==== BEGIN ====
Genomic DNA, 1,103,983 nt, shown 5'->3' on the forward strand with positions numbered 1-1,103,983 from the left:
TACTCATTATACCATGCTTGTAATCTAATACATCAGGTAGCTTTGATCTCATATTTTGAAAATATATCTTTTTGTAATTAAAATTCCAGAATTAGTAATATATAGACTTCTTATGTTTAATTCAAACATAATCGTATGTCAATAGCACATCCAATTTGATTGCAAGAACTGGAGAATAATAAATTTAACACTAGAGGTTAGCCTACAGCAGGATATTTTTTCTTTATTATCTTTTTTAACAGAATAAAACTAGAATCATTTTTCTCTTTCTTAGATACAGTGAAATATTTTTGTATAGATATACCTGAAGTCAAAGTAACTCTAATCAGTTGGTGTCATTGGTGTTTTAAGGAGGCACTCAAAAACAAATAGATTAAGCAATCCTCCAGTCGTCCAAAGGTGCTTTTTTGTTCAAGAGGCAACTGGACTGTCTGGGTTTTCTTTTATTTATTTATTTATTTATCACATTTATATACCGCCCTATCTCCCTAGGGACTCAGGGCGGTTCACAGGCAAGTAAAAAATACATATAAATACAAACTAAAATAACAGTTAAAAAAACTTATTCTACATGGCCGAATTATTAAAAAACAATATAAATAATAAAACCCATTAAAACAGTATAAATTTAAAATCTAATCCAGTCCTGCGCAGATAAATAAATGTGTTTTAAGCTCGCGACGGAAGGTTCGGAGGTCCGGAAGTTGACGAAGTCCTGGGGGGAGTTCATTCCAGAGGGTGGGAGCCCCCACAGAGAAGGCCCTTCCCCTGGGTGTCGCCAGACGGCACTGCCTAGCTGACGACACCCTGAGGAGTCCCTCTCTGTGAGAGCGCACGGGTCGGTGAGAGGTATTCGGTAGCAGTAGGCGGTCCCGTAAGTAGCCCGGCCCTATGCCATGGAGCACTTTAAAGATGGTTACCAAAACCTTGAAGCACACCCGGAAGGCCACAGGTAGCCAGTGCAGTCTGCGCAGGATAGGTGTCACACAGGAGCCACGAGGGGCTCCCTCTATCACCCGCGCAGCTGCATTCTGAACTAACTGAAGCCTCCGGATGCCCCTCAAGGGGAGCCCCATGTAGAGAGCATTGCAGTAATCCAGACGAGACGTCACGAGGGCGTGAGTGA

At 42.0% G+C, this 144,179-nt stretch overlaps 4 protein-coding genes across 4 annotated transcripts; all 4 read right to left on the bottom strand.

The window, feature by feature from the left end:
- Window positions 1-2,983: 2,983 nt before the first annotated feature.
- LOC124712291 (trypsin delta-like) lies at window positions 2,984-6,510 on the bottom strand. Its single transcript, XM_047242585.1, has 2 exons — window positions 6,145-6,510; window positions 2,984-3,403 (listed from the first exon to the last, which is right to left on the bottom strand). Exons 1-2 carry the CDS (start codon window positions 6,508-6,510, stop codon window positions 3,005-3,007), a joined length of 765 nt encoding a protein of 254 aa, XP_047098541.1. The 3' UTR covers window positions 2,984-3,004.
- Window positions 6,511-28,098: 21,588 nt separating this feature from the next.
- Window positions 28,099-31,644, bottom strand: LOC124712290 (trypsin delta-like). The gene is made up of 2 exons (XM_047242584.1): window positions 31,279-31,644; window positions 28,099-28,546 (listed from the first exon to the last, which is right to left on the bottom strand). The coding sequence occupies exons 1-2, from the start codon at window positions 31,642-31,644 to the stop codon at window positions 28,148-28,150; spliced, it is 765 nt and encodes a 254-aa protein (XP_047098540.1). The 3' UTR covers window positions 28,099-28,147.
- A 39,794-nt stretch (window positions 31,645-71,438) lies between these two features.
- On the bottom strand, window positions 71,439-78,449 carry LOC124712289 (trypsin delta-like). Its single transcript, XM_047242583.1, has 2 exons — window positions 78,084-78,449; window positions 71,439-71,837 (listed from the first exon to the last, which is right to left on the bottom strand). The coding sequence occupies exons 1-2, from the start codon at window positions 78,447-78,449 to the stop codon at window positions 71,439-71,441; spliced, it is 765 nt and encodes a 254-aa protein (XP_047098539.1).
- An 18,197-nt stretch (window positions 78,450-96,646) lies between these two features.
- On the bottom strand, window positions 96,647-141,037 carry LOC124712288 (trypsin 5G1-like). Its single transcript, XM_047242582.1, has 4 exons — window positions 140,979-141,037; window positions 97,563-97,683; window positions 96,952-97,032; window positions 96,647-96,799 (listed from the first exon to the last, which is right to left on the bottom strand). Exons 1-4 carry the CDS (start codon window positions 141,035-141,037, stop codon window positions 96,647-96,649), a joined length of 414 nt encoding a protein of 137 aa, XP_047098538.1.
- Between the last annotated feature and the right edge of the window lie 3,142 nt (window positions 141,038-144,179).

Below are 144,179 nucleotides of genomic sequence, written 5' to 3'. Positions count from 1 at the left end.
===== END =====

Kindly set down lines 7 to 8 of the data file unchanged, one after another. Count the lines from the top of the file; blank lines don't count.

- Window positions 6,511-28,098: 21,588 nt separating this feature from the next.
- Window positions 28,099-31,644, bottom strand: LOC124712290 (trypsin delta-like). The gene is made up of 2 exons (XM_047242584.1): window positions 31,279-31,644; window positions 28,099-28,546 (listed from the first exon to the last, which is right to left on the bottom strand). The coding sequence occupies exons 1-2, from the start codon at window positions 31,642-31,644 to the stop codon at window positions 28,148-28,150; spliced, it is 765 nt and encodes a 254-aa protein (XP_047098540.1). The 3' UTR covers window positions 28,099-28,147.